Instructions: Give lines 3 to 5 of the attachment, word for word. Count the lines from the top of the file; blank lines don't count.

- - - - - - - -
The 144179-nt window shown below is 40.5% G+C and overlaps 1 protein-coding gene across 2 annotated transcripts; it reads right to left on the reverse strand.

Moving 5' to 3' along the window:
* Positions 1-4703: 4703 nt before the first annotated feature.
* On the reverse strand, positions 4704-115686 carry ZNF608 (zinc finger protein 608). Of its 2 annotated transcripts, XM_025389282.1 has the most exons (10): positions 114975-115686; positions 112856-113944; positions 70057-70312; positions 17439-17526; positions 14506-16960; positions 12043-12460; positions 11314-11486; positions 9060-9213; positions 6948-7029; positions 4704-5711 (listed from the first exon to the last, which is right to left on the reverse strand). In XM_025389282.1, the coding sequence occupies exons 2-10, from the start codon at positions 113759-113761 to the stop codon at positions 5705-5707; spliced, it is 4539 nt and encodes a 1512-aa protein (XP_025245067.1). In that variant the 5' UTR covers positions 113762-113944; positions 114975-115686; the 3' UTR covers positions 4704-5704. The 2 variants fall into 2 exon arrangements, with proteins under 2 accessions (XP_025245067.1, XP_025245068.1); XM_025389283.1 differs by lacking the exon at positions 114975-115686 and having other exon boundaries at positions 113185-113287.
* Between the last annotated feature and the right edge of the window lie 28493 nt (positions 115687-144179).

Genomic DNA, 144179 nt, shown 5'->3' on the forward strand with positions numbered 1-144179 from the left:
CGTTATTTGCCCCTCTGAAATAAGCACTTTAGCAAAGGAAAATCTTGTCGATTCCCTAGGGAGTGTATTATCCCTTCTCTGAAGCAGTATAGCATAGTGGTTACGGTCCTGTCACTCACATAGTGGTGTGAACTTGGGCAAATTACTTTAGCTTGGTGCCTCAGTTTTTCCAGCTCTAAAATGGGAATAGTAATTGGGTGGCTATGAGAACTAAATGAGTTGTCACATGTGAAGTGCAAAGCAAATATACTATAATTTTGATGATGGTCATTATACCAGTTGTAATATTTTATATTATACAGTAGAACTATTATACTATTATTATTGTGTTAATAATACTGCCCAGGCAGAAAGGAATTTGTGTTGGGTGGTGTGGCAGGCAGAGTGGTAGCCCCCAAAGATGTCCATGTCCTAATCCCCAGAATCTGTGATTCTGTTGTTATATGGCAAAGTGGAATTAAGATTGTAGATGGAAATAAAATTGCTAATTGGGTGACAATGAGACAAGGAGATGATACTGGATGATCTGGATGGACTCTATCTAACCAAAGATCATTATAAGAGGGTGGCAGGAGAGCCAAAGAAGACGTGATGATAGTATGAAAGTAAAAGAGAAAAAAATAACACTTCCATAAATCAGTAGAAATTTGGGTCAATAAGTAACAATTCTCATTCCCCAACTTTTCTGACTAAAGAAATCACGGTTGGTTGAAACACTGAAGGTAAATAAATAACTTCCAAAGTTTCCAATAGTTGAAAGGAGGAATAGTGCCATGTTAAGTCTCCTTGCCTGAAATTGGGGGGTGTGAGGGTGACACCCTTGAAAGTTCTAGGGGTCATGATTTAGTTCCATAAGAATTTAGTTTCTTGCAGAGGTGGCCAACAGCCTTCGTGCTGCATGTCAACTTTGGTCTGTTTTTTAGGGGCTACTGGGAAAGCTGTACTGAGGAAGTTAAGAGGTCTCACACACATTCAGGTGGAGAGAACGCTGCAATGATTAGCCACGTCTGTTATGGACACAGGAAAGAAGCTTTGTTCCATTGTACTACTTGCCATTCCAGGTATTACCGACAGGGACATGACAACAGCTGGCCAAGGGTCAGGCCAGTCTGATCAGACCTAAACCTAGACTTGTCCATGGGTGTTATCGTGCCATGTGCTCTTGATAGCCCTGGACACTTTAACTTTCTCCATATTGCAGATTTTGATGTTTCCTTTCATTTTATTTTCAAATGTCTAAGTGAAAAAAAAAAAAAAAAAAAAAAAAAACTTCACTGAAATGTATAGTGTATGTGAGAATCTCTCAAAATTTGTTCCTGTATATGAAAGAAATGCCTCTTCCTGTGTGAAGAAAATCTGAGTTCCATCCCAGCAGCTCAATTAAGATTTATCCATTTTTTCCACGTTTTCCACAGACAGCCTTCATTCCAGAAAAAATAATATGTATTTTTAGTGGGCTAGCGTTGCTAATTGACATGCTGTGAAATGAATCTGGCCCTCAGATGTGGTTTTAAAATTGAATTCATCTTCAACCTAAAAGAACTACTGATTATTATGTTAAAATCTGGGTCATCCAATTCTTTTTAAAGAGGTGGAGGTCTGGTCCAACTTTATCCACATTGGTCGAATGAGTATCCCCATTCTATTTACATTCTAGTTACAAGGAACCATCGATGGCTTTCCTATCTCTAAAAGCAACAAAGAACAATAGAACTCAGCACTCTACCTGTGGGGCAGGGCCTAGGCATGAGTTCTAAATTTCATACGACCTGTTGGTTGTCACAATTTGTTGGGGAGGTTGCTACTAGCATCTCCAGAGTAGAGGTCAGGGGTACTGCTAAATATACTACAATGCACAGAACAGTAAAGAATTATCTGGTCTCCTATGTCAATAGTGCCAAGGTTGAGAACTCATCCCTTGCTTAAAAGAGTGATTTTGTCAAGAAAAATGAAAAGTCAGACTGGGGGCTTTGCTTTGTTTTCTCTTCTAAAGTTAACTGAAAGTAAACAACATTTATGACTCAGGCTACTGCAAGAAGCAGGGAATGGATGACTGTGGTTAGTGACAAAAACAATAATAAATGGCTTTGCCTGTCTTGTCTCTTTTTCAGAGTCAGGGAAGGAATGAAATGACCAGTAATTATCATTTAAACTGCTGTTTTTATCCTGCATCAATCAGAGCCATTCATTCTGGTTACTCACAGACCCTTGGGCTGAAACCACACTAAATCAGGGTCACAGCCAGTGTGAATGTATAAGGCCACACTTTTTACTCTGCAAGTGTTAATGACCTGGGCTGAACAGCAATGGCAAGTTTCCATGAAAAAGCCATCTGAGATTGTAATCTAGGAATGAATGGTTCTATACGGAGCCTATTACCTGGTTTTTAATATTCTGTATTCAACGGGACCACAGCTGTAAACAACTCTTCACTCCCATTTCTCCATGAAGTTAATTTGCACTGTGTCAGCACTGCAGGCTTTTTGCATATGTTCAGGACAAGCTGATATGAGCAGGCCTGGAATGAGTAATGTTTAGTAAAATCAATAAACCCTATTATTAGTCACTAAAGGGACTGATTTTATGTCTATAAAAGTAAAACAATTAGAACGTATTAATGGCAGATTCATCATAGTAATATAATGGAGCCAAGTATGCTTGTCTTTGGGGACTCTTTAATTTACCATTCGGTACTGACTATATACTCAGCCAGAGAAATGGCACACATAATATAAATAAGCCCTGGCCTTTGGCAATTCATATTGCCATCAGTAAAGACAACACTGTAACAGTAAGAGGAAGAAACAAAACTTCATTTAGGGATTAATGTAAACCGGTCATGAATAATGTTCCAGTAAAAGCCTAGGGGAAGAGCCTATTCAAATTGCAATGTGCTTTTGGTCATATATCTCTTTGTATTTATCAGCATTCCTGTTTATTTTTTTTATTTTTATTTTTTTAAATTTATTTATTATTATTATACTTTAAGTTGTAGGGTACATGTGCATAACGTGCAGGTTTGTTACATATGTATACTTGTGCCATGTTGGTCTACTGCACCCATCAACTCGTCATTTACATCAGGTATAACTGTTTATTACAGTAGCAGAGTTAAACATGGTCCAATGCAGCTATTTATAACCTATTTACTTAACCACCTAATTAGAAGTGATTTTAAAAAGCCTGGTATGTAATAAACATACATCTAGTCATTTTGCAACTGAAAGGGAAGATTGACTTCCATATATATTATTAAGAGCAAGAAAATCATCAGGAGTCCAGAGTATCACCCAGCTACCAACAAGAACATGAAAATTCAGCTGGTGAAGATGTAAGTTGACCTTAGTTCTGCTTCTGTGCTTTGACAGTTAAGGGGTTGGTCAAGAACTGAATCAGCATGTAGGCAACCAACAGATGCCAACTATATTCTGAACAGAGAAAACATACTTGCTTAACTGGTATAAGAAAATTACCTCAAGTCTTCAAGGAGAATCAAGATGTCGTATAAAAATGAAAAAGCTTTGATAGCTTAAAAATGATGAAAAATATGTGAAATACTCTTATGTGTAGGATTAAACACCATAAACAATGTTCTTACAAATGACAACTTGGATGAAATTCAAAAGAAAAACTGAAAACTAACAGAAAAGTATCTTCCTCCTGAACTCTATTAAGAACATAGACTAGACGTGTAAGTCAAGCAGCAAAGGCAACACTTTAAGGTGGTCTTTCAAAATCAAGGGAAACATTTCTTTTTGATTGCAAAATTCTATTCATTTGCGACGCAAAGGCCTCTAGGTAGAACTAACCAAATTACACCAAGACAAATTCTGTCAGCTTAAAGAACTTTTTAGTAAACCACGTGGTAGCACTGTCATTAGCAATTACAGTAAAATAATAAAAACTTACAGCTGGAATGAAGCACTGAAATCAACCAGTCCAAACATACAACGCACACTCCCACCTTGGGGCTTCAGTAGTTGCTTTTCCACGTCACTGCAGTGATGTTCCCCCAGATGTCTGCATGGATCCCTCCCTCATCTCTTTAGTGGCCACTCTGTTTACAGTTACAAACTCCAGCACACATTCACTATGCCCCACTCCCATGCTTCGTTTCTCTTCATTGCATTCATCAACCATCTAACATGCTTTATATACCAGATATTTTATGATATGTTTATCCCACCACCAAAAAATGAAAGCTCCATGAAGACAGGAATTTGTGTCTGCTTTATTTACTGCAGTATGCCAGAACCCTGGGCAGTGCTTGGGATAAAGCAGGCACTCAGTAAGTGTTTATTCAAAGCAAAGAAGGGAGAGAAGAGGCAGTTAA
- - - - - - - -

* Positions 1-4703: 4703 nt before the first annotated feature.
* On the reverse strand, positions 4704-115686 carry ZNF608 (zinc finger protein 608). Of its 2 annotated transcripts, XM_025389282.1 has the most exons (10): positions 114975-115686; positions 112856-113944; positions 70057-70312; positions 17439-17526; positions 14506-16960; positions 12043-12460; positions 11314-11486; positions 9060-9213; positions 6948-7029; positions 4704-5711 (listed from the first exon to the last, which is right to left on the reverse strand). In XM_025389282.1, the coding sequence occupies exons 2-10, from the start codon at positions 113759-113761 to the stop codon at positions 5705-5707; spliced, it is 4539 nt and encodes a 1512-aa protein (XP_025245067.1). In that variant the 5' UTR covers positions 113762-113944; positions 114975-115686; the 3' UTR covers positions 4704-5704. The 2 variants fall into 2 exon arrangements, with proteins under 2 accessions (XP_025245067.1, XP_025245068.1); XM_025389283.1 differs by lacking the exon at positions 114975-115686 and having other exon boundaries at positions 113185-113287.
* Between the last annotated feature and the right edge of the window lie 28493 nt (positions 115687-144179).